Don’t Pick The Berries!

“Don’t pick the berries”. That’s what we are told from an early age. They are dangerous! Bad for you. Poisonous. They will kill you. Anything is dangerous in the wrong amounts. Salt can kill you if you have too much, yet it seems to be very good for you in small amounts. Many medicines are made from tiny extracts of “poisonous” plants, for example, digitalis from Foxgloves is used for hearts. Even deadly snake venom is used for healing.

Luckily for me, blackberries were allowed to be picked, so I grew up with some training in hedgerow food. A few years ago I branched out into elderberries and sloes. This year, despite the terrible weather, haws are in abundance everywhere I go. “Work with what you have” is one of my mottos for life, so I am now experimenting with haw recipes (See recipes link below).

One recipe I have tried is Hip and Haw Jelly, where haws are mixed with wild rosehips. I am struck by the simplicity of haws compared to rosehips. Haw berries need very little work, they are already soft, almost cheese like. Rosehips contain irritants on the inside, so they need very detailed processing before they are edible. Both are high in Vitamin C, which I am sure the government knows. So why did they tell everyone to make Rosehip Syrup during the war? The instructions sent out across the land show how laborious the recipe was, and surely it was designed to keep women busy, and to distract them from any alternative old wives tales about Hawthorn. The Rosehip Syrup production is described as one of the success stories of the war. I am sure that rosehips are of great value too, but why do they not want us to know about Hawthorn?

Hawthorn is the Holy Thorn. It is the thorn around Jesus’ crown on the cross. The most Holy Thorn was planted near Glastonbury on Wearyall Hill by Joseph of Arimathea when he visited with the Holy Grail. Possibly Jesus was with him at the time. The Thorn is planted precisely on an Earth Energy node. The Bishop of Bath and Wells sends a cutting to the Queen every year, which shows exactly how powerful Hawthorn is, and especially this particular one. What does the Queen do with it? This is not just some quaint annual ritual, and my guess is that the Queen has many of her own Holy Thorns grown from previous cuttings.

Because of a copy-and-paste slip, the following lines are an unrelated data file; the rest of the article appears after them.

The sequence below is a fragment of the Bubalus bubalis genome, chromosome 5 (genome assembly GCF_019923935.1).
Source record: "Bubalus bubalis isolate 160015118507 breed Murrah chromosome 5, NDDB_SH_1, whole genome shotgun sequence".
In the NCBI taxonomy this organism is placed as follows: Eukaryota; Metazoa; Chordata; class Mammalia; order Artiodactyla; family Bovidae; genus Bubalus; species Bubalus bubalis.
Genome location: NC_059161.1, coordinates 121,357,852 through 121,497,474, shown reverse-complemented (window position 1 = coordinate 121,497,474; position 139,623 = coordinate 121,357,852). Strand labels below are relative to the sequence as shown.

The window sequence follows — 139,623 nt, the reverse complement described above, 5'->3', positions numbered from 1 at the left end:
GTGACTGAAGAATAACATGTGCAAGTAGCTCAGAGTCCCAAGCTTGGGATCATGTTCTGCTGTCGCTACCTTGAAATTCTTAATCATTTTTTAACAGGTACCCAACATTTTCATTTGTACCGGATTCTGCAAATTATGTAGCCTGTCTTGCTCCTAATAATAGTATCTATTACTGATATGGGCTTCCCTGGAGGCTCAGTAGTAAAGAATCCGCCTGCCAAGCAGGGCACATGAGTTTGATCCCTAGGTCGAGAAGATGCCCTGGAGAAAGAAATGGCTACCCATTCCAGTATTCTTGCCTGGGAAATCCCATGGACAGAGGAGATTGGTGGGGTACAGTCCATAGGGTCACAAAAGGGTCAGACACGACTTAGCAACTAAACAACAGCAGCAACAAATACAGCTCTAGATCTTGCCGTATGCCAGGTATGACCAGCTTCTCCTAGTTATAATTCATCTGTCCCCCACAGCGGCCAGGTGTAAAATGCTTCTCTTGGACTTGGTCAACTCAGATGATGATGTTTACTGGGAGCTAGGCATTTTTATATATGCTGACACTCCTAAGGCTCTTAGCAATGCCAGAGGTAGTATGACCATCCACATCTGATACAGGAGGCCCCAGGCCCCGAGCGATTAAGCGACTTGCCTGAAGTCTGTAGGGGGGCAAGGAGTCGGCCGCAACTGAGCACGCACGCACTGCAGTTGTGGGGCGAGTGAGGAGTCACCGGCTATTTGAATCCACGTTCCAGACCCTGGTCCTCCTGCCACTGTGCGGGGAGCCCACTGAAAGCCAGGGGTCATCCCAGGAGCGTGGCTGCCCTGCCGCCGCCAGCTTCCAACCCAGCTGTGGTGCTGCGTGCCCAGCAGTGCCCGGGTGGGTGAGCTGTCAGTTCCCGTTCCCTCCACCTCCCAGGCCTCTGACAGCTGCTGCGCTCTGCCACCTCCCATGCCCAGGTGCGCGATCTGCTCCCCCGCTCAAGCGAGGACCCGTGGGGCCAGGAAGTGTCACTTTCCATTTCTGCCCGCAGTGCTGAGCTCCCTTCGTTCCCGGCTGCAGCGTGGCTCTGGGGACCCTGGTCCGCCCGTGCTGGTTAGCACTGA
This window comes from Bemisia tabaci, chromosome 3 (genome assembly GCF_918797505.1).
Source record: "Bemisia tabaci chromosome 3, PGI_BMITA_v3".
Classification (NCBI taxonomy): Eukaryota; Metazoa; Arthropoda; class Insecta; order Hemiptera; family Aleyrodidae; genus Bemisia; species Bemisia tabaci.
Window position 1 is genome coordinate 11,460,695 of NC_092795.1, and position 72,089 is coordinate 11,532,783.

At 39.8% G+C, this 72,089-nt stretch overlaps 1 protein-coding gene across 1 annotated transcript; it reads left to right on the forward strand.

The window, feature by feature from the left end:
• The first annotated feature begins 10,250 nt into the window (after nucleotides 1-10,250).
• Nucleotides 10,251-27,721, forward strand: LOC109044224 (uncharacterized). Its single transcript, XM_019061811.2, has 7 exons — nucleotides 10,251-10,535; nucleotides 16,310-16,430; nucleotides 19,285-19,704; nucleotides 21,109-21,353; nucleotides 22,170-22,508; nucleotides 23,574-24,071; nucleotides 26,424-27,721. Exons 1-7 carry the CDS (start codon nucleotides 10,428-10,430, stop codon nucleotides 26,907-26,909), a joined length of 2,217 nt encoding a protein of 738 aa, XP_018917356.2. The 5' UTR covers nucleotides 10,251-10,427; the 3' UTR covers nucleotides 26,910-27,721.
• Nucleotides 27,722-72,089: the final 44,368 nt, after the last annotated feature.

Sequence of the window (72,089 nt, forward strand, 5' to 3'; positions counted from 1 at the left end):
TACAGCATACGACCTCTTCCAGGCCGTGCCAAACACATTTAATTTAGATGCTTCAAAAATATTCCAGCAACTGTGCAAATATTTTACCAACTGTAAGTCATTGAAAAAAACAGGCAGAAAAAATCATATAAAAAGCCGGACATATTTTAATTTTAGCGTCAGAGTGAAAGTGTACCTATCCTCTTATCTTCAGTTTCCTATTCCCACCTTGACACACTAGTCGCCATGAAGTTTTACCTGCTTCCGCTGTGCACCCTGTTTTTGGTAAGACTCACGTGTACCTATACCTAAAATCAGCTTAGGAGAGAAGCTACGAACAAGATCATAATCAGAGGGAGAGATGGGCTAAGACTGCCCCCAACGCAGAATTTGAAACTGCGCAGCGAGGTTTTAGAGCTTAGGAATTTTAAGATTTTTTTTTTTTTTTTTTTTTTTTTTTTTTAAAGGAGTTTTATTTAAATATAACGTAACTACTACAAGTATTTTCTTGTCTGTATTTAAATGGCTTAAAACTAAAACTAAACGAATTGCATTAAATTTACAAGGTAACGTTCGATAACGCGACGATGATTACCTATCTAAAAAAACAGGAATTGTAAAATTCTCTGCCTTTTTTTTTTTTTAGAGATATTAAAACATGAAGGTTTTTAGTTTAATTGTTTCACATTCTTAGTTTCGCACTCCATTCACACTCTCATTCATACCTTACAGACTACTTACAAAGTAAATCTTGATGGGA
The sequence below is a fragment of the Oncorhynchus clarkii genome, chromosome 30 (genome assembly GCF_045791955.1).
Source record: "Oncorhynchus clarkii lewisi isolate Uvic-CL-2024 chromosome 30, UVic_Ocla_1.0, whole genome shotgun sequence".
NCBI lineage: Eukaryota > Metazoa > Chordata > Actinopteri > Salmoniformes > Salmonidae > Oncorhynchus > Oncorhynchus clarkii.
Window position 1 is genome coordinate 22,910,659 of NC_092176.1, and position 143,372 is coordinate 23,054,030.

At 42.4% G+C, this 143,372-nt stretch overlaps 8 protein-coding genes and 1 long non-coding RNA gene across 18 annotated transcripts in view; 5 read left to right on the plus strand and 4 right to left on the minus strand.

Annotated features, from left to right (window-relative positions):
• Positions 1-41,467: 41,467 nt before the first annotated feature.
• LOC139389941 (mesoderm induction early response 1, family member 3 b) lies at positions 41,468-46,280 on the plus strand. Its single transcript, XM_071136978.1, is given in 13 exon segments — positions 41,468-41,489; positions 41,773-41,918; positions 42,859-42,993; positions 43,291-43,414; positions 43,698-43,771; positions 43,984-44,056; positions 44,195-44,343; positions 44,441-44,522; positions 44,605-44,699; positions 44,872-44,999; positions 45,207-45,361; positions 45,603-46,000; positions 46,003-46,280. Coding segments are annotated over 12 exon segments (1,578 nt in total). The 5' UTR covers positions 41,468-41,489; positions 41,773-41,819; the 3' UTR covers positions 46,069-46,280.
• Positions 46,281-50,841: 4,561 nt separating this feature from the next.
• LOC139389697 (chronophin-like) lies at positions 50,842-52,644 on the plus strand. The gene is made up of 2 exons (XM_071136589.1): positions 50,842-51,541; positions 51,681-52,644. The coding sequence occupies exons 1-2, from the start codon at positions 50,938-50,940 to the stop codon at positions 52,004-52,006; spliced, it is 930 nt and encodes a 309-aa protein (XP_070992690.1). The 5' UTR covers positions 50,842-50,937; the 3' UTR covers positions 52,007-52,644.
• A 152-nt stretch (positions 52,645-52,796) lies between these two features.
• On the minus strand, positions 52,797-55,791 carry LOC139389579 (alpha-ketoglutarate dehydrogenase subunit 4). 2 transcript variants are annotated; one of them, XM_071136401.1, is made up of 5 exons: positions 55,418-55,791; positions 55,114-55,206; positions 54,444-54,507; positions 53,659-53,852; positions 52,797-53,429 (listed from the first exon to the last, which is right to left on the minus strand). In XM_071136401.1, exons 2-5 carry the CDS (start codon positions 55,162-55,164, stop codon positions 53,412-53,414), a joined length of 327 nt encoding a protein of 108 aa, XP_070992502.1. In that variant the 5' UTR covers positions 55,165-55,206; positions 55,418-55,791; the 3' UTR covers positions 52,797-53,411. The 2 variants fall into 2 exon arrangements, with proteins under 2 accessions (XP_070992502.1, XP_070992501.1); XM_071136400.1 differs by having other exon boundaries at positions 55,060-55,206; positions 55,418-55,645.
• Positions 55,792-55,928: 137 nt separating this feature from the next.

Haw is the same sound as some other words, which are therefore related. The words sound the same, but we are distracted by the spelling into seeing them as completely different. “hoar”, “whore”, and “hor” are the same as haw. Wikipedia mentions that hoar might be related to haw. Hoar means grey or greyish white with age, and to me this implies wisdom. A hoar frost is a particular type of frost on cold clear nights. An interesting thing about making sloe gin is that it is better after the sloes have been through a frost, as this helps release the juices. So I am wondering if the same applies to Haw berries. Hor is a prefix to hormone, which is hor.moon. The moon controls the hormones. And the hormones control us. Hor is also in the word horizon, (hor.eyes.on, hor.zion), hor.oscope, hor.crux. Whore is a female temptress, though the word has been hijacked to imply someone worthless and lowly and evil who trades their body. The thing that all these haw words have in common is some sort of power, maybe control of your own mind, maybe control of others’ minds.

Mushrooms have the same danger warnings as berries, but if the right ones are used in the right way, they are very powerful. That is why they are called magic mushrooms. Shamans use them. They can be used to help people open their minds. And this is not in the interests of the powers that be. They want to keep our bodies sick and our minds closed.

WARNING: Make sure you research what you are picking and eating if you have not done it before, or learn from someone who knows. Berries and mushrooms are powerful if you have the knowledge to use them and know which ones are which, but, like most things, may be dangerous if misused.

(See also earlier posts: Decoding the Murder of Jesus, Shelf Life, Rod and Staff)

(Hawberry recipes:

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